Winning moment

Karun Chandhok savours victory on the podium at Spa.-

For Karun Chandhok, the victory at Spa was a moment to relish. It was also historic, for never before has India’s National Anthem been played at a GP circuit, writes S. Thyagarajan.

For Karun Chandhok a dream is turning into reality; a passion entering the threshold of fulfilment. As he stood on the podium amidst the carnival ambience, accentuated by the strains of the Indian National Anthem at the GP2 circuit in Spa, Belgium, on September 16, 2007, it was not easy to quantify Karun’s emotions.

“I had tears in my eyes,” said the Durango Corse driver, who scored his maiden victory in the GP2 Series at Spa.

It was a moment to relish; a momentous occasion and an imprimatur in his career graph. The victory was historic. Never before has our National Anthem been played at a GP circuit.

Karun’s rise has been anything but meteoric — his graduation has been gradual, methodical and well programmed. Step by step, the cherubic 23-year old from Chennai has been endeavouring to reach his goal, which seems well within his grasp. It takes a great deal to be in the driver’s seat of a Formula One car.

The blossoming of Karun into a driver of immense potential makes for a fascinating study. The blessings of his parents have been vital in the growth of his career. Born in a family where the essence and elements of sport are more an article of faith than a mere pastime, Karun’s progress isn’t really surprising.

Not many of his generation know that Karun’s grandfather, Indu Chandhok, was among the earliest aficionados of motor racing in Tamil Nadu. He not only was one of the founders of the Madras Motor Sports Club, but an active participant in races, in cars that not many might have heard of.

Growing up in an environment where sport occupied a prime place in any of the discussions and debates in the family, Karun’s interest in motor racing needs no amplification. His grand uncles were more involved in tennis and badminton; his grandfather even wielded the willow with some authority for the Madras United Club in the city cricket league.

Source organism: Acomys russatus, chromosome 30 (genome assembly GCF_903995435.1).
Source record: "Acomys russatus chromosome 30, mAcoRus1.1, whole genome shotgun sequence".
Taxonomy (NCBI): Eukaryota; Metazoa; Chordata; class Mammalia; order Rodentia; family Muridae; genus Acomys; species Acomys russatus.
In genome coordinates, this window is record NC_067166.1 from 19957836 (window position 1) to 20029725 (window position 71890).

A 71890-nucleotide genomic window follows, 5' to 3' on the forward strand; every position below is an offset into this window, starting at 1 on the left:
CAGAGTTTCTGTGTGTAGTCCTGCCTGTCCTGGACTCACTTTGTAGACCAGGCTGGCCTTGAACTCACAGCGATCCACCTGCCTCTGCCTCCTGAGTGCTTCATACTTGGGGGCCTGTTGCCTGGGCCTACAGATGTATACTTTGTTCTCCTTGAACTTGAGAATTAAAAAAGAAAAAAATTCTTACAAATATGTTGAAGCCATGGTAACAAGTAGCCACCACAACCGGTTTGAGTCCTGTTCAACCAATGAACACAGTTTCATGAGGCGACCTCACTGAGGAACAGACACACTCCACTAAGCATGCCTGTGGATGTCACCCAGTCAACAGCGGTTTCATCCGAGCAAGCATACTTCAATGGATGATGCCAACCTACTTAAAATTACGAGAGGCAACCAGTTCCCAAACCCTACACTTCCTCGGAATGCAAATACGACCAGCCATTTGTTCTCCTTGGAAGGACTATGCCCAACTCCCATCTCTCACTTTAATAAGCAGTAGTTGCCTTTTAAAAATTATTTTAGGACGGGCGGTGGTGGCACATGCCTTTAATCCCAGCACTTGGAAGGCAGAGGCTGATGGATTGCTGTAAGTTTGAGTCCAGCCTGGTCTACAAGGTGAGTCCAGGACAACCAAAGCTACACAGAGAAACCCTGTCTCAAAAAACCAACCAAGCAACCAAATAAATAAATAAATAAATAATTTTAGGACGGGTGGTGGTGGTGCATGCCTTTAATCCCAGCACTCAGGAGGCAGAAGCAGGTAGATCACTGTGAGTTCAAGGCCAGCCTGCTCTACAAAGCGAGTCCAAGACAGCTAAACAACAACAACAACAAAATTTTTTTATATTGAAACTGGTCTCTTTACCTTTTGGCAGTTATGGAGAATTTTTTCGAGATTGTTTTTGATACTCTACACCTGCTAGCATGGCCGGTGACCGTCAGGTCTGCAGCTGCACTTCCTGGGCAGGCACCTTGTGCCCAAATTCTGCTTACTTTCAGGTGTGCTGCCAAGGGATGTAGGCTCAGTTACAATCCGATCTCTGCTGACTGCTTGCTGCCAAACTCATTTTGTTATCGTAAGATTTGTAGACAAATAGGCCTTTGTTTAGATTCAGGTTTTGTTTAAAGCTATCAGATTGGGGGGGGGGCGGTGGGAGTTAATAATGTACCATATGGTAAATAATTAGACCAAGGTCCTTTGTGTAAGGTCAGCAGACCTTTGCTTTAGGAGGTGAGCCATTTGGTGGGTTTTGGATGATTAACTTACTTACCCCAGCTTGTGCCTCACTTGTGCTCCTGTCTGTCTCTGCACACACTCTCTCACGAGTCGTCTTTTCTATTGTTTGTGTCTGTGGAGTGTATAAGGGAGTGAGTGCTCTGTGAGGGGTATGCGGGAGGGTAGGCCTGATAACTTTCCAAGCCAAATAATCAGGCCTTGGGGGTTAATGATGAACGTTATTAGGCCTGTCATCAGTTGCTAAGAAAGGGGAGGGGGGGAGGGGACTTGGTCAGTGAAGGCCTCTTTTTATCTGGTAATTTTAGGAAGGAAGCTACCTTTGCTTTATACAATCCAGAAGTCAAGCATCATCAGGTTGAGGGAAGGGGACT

Karun’s father, Vicky, is a source of inspiration, support and encouragement. A fierce competitor in the local motor racing circuit, especially at the disused Sholavaram airstrip, and a reputed national rally driver, Vicky, a former president of the Federation of Motor Sports Clubs of India (FMSCI), knows all about the aura and glamour associated with motor racing.

When the family, impelled by a desire to see Karun behind the wheel of a Formula One car, chose for him motor racing over academics, it was a bit apprehensive. But Karun displayed the gumption to make it big in the high voltage of motor racing. The task was, understandably, demanding, calling for extraordinary sense of dedication, devotion and determination. Above all, it demanded of Karun a sense of fortitude, the courage to wink at failures and view them as stepping stones to success.

The dawn of 2001 saw Karun getting into a winning mode. As the youngest Formula Asia (V6) winner, he underpinned his talent and grasp to elevate the level of his performances. His consistency in the British Formula 3 between 2002 and 2004 earned him recognition, bringing him into contact with some of the big names of motor racing.

It is only a matter of time before Karun breaks into the big league. Bernie Ecclestone, the high priest of Formula One racing, has assessed and admired Karun’s potential as a Formula One driver. His championship victory in the 2006 World Series (Renault) was another big leap towards his goal.

The victory in the GP2 race at Spa is a turning point in Karun’s career. After some frustrating moments — the race at Istanbul turned out to be a nightmare as did a few earlier ones — Karun hit a high octave on September 16 for his maiden triumph in 19 starts.

Spa brought out the spark in Karun. His sponsors, Red Bull, JK Tyres, Amaron and ISCA, would now feel gratified by their decision to back a driver with proven credentials. They expect him to reach the highest echelons of motor racing.